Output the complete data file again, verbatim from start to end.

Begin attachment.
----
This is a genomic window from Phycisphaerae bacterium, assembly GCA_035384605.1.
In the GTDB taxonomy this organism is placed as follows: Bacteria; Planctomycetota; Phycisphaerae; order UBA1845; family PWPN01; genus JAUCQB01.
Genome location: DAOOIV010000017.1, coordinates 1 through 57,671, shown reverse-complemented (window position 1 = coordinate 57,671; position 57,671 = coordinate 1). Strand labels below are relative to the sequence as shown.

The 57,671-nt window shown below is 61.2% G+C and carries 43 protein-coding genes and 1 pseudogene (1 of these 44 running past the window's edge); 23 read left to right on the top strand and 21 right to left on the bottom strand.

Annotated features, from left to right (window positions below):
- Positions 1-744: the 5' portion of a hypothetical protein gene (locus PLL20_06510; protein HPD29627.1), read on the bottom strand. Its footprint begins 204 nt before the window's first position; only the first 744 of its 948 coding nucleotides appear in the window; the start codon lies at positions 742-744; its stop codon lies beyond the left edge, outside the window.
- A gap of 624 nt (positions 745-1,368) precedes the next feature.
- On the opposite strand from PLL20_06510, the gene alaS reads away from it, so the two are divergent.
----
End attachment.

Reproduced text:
This is a genomic window from Phycisphaerae bacterium, assembly GCA_035384605.1.
In the GTDB taxonomy this organism is placed as follows: Bacteria; Planctomycetota; Phycisphaerae; order UBA1845; family PWPN01; genus JAUCQB01.
Genome location: DAOOIV010000017.1, coordinates 1 through 57,671, shown reverse-complemented (window position 1 = coordinate 57,671; position 57,671 = coordinate 1). Strand labels below are relative to the sequence as shown.

The 57,671-nt window shown below is 61.2% G+C and carries 43 protein-coding genes and 1 pseudogene (1 of these 44 running past the window's edge); 23 read left to right on the top strand and 21 right to left on the bottom strand.

Annotated features, from left to right (window positions below):
- Positions 1-744: the 5' portion of a hypothetical protein gene (locus PLL20_06510; protein HPD29627.1), read on the bottom strand. Its footprint begins 204 nt before the window's first position; only the first 744 of its 948 coding nucleotides appear in the window; the start codon lies at positions 742-744; its stop codon lies beyond the left edge, outside the window.
- A gap of 624 nt (positions 745-1,368) precedes the next feature.
- On the opposite strand from PLL20_06510, the gene alaS reads away from it, so the two are divergent.